Britain apologises to former child migrants
The Australian Government has welcomed the apology made today by the British Prime Minister Gordon Brown to former child migrants who were sent overseas from Britain.
For the Australian former child migrants who travelled to London, and gathered together in events across Australia, to hear the British Prime Minister’s apology, this was clearly a moment of great emotion and significance with the potential to heal past hurt.
Through the establishment of a $A10.4 million restoration fund announced by the British Government, former child migrants will now be given more help to trace and find lost family members.
The British Government’s apology follows the apology made by Prime Minister Kevin Rudd last year to the around half a million Forgotten Australians and former child migrants who were placed in institutions and foster homes where many were neglected and abused.
It was a day when Australia acknowledged the physical and emotional suffering they endured and the failure of those with power to protect those who were powerless.
It was also a turning point for many people allowing them to begin to heal.
Of the 150,000 child migrants who left Britain, it is estimated that between 6,000 and 7,500 children were sent to Australia under agreements between the British and Australian Governments.
These children, some as young as three, were shipped to Australia as a source of child labour. Many were brought here without their parents’ consent. Many were told that their parents had died.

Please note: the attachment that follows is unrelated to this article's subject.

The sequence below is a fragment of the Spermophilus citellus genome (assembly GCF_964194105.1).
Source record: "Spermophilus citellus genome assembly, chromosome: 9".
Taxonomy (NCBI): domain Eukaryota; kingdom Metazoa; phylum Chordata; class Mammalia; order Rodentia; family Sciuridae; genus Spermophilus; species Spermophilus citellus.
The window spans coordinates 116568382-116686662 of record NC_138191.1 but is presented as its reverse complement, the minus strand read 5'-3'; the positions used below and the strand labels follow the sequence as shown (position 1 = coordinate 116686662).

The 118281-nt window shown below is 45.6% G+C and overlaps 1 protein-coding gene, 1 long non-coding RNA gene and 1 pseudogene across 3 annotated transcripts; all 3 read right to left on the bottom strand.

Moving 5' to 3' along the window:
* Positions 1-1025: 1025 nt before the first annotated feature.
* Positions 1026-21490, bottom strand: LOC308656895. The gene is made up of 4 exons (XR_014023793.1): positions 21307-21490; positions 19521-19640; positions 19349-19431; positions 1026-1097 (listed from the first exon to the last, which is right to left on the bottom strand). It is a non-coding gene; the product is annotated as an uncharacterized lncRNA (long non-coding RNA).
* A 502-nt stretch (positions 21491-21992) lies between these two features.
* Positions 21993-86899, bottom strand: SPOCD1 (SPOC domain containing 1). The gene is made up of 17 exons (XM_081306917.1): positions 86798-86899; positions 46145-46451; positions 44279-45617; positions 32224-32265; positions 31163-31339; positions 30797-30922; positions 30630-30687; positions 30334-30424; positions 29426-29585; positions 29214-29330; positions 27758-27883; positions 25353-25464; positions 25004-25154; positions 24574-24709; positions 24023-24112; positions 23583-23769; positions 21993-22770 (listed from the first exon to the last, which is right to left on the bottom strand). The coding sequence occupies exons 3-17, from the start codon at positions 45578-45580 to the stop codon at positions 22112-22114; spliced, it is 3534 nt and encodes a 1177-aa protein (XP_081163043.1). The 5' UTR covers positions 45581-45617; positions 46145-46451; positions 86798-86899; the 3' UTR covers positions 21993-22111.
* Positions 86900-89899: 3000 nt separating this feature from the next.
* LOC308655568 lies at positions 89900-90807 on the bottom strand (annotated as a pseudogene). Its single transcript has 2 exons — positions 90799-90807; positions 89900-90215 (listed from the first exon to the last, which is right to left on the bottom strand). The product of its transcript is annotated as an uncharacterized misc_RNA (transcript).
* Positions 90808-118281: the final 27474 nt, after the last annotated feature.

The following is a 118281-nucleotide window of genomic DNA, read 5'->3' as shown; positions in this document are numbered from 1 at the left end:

To help former child migrants trace and find their lost families the Government is establishing a National Find and Connect service. This new service, due to begin this year, will provide Australia-wide coordinated family tracing and support services to help locate personal and family history and reunite families where possible.
The Government has also amended the Aged Care Principles to recognise Forgotten Australians and former child migrants as a group with special needs in the allocation of aged care places.
Work has also started on two key history projects to properly and permanently place the experiences for Forgotten Australian and child migrants on the nation’s historical record. The Australian Government is supporting the National Library of Australia and the National Museum of Australia to compile an oral history and stage an exhibition.